Everyone's favorite South Florida checkered puffer or Sphoeroides testudineus, is a prominent fixture in mangrove estuaries. This cute fish belongs to Tetradontidae family, a group of fish with fused teeth that resemble parrot's beak. The beak is formed by four teeth that continue to grow throughout its life. Just like it's name suggests, checkered puffer can inflate itself when threatened. It's a common feature of most Tetradontids. However, if you see it, please don't harass it. Inflation is pretty stressful to them. It can even be harmful if they inflate themselves with air, instead of water (they have hard time expelling air)
Ann Kolb Center has 4 checkered puffers on display in their exhibit hall. These are not only cute, but also extremely smart. Which makes sense, give the fact that they are highly predatory. Their main diet consists of fiddler crabs, mangrove crabs, and various snails. Their unique teeth are a direct adaptation to this diet. They have no problem crushing shells, crabs, shrimps, and even taking bites out slow moving fish.
Unlike other members of Tetradontidae, which can't tolerate each other, checkered puffers are somewhat social. They are often seen swimming around in pairs. This is really surprising, given the violent nature of most other puffer species.
A Pair of Juvenile Checkered Puffers in Ann Kolb Nature Center Exhibit Hall
Just like other puffer species, Sphoeroides testudineus is extremely toxic when ingested due to the tetradotoxin (named after the actual puffers). Tetradotoxin is a potent neurotoxin that prevents nervous system from carrying messages though the body. This is due to the fact that tetradotoxin is sodium channel blocker. Most common sign of puffer fish poisoning are shortness of breath, tingling or numbing of tongue, lips, face, arms, fingertips. There is no antidote, so the only treatment is mostly supportive. If a person survives the first 24 hours, recovery without any residual effects usually occurs over the next few days. However, the puffers are only dangerous if eaten. You will not experience any ill effect while handling them.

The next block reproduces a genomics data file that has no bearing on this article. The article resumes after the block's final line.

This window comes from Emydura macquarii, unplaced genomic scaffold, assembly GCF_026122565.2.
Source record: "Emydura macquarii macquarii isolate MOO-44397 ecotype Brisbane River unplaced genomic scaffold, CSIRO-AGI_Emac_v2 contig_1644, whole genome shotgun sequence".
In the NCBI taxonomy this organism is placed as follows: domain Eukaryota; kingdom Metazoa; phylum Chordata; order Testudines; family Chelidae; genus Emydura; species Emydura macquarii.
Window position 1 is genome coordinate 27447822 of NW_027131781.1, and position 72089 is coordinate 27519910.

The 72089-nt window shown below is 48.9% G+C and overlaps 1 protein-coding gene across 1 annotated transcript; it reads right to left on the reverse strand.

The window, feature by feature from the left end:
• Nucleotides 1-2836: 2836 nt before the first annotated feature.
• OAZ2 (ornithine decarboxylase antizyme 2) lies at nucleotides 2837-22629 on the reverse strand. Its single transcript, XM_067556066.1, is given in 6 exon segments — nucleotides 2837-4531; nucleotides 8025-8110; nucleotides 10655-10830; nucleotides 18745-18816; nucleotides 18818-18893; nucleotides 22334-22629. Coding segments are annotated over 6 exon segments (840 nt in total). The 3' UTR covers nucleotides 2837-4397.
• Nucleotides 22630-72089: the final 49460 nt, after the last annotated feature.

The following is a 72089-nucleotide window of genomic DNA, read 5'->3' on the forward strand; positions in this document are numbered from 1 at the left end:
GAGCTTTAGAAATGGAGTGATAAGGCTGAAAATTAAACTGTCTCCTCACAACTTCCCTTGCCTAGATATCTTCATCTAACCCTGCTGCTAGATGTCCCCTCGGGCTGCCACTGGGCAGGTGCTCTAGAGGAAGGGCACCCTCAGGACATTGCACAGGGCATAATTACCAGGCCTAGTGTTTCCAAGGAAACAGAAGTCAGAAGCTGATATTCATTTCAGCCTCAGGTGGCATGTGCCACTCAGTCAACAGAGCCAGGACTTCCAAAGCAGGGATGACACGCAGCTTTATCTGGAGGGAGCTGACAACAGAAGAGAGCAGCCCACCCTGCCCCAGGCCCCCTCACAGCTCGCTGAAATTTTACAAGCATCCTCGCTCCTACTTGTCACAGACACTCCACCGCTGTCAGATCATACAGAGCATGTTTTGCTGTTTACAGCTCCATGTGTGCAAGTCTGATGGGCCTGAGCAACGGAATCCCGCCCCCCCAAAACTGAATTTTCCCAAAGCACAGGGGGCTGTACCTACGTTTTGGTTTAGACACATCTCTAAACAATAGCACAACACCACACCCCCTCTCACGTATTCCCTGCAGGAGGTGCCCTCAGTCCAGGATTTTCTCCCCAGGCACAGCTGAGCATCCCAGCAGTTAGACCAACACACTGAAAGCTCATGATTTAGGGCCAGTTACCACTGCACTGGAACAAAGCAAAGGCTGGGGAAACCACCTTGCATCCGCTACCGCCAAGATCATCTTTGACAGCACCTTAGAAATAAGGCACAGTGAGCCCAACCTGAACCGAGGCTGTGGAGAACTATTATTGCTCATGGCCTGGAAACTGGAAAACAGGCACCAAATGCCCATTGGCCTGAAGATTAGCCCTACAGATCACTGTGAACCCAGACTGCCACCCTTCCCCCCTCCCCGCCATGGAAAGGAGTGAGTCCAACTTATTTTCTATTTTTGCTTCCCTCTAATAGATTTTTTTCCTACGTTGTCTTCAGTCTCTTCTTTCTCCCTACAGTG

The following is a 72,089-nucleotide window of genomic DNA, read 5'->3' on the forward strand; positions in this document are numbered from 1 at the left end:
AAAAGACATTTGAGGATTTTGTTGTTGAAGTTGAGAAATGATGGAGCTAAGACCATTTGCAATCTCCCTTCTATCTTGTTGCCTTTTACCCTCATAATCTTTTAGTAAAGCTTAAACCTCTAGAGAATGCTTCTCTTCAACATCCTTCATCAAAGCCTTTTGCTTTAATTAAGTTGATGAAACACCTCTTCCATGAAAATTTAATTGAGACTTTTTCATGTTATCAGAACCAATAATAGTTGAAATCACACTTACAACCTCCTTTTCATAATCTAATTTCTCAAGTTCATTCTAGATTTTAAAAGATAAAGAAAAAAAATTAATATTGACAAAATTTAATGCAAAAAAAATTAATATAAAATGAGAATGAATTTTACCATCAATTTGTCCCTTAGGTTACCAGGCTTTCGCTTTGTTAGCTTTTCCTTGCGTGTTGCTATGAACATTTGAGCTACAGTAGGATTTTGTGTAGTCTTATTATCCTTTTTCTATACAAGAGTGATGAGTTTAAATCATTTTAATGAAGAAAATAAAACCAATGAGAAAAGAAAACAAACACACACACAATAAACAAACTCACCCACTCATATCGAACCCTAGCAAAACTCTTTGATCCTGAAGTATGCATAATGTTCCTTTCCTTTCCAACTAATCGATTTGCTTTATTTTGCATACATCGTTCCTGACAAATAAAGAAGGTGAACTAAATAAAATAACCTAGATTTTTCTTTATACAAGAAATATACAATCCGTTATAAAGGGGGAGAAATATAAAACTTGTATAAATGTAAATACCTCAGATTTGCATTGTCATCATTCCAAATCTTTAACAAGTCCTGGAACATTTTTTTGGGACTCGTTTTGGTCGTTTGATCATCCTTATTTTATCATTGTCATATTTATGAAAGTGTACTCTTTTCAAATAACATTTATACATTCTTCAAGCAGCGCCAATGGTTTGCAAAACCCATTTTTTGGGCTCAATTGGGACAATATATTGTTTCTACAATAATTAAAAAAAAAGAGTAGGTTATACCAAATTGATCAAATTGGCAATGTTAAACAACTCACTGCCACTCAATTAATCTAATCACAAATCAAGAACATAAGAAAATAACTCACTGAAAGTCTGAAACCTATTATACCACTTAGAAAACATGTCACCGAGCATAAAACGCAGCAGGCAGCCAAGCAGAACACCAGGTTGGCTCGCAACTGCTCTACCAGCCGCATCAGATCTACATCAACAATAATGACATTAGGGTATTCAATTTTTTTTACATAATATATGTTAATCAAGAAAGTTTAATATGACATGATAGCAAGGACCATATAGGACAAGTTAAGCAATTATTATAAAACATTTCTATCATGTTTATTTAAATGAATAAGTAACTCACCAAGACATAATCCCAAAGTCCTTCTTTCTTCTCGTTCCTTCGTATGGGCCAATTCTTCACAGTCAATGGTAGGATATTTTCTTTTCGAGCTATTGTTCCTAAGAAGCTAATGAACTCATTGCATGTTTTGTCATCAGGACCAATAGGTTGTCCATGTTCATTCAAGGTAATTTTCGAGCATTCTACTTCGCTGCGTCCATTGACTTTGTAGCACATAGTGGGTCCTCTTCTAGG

Checkered Puffer in the Tidal Tank: Resting after a large meal
There are a lot of the tiny checkered puffers in West Lake Park. If you look close, you can see them swimming around black mangrove (Avicennia germinans) pneumatophores. These little guys are very inquisitive. Always on the move, looking for shrimps and snails. They also like to bury themselves in sand in order to rest or to ambush their prey.
Baby Wild Sphoeroides testudineus in West Lake Park
If you would like to observe the amazing little fish, come to Ann Kolb Nature Center or try to observe the in their native habitat in the West Lake Park or any other natural mangrove area.
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